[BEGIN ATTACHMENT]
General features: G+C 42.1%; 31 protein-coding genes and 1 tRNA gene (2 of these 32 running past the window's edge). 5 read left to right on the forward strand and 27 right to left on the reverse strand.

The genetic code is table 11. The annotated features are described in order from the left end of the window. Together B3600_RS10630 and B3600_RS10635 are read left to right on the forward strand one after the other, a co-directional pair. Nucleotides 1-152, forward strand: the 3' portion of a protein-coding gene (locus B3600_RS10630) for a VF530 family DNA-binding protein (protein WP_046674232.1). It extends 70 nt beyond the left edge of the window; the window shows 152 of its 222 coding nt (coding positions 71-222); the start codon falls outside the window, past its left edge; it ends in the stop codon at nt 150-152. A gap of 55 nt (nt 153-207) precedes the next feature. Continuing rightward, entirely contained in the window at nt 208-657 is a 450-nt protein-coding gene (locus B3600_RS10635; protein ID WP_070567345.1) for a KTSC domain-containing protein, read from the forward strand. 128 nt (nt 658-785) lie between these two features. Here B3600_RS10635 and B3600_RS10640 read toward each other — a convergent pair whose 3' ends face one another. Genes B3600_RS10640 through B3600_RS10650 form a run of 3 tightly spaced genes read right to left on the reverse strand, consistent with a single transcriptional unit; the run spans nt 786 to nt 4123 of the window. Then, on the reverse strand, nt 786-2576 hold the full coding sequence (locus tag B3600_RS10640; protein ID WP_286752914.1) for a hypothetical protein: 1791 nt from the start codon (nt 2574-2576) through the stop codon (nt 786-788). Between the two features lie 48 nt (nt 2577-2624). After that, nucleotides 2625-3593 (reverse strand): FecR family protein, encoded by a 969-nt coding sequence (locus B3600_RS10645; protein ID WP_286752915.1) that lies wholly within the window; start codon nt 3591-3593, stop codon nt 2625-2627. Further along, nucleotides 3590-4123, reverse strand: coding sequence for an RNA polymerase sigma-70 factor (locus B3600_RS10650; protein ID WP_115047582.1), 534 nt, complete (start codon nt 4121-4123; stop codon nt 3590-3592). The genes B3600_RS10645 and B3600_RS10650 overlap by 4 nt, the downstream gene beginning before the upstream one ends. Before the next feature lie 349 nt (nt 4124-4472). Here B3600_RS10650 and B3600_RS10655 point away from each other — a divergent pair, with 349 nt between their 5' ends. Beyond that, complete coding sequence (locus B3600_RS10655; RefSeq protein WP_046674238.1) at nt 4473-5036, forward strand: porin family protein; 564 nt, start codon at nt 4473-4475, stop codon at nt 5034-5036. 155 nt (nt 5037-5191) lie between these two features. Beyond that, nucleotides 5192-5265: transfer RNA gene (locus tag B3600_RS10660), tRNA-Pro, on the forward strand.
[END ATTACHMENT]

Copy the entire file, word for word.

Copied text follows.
General features: G+C 42.1%; 31 protein-coding genes and 1 tRNA gene (2 of these 32 running past the window's edge). 5 read left to right on the forward strand and 27 right to left on the reverse strand.

The genetic code is table 11. The annotated features are described in order from the left end of the window. Together B3600_RS10630 and B3600_RS10635 are read left to right on the forward strand one after the other, a co-directional pair. Nucleotides 1-152, forward strand: the 3' portion of a protein-coding gene (locus B3600_RS10630) for a VF530 family DNA-binding protein (protein WP_046674232.1). It extends 70 nt beyond the left edge of the window; the window shows 152 of its 222 coding nt (coding positions 71-222); the start codon falls outside the window, past its left edge; it ends in the stop codon at nt 150-152. A gap of 55 nt (nt 153-207) precedes the next feature. Continuing rightward, entirely contained in the window at nt 208-657 is a 450-nt protein-coding gene (locus B3600_RS10635; protein ID WP_070567345.1) for a KTSC domain-containing protein, read from the forward strand. 128 nt (nt 658-785) lie between these two features. Here B3600_RS10635 and B3600_RS10640 read toward each other — a convergent pair whose 3' ends face one another. Genes B3600_RS10640 through B3600_RS10650 form a run of 3 tightly spaced genes read right to left on the reverse strand, consistent with a single transcriptional unit; the run spans nt 786 to nt 4123 of the window. Then, on the reverse strand, nt 786-2576 hold the full coding sequence (locus tag B3600_RS10640; protein ID WP_286752914.1) for a hypothetical protein: 1791 nt from the start codon (nt 2574-2576) through the stop codon (nt 786-788). Between the two features lie 48 nt (nt 2577-2624). After that, nucleotides 2625-3593 (reverse strand): FecR family protein, encoded by a 969-nt coding sequence (locus B3600_RS10645; protein ID WP_286752915.1) that lies wholly within the window; start codon nt 3591-3593, stop codon nt 2625-2627. Further along, nucleotides 3590-4123, reverse strand: coding sequence for an RNA polymerase sigma-70 factor (locus B3600_RS10650; protein ID WP_115047582.1), 534 nt, complete (start codon nt 4121-4123; stop codon nt 3590-3592). The genes B3600_RS10645 and B3600_RS10650 overlap by 4 nt, the downstream gene beginning before the upstream one ends. Before the next feature lie 349 nt (nt 4124-4472). Here B3600_RS10650 and B3600_RS10655 point away from each other — a divergent pair, with 349 nt between their 5' ends. Beyond that, complete coding sequence (locus B3600_RS10655; RefSeq protein WP_046674238.1) at nt 4473-5036, forward strand: porin family protein; 564 nt, start codon at nt 4473-4475, stop codon at nt 5034-5036. 155 nt (nt 5037-5191) lie between these two features. Beyond that, nucleotides 5192-5265: transfer RNA gene (locus tag B3600_RS10660), tRNA-Pro, on the forward strand.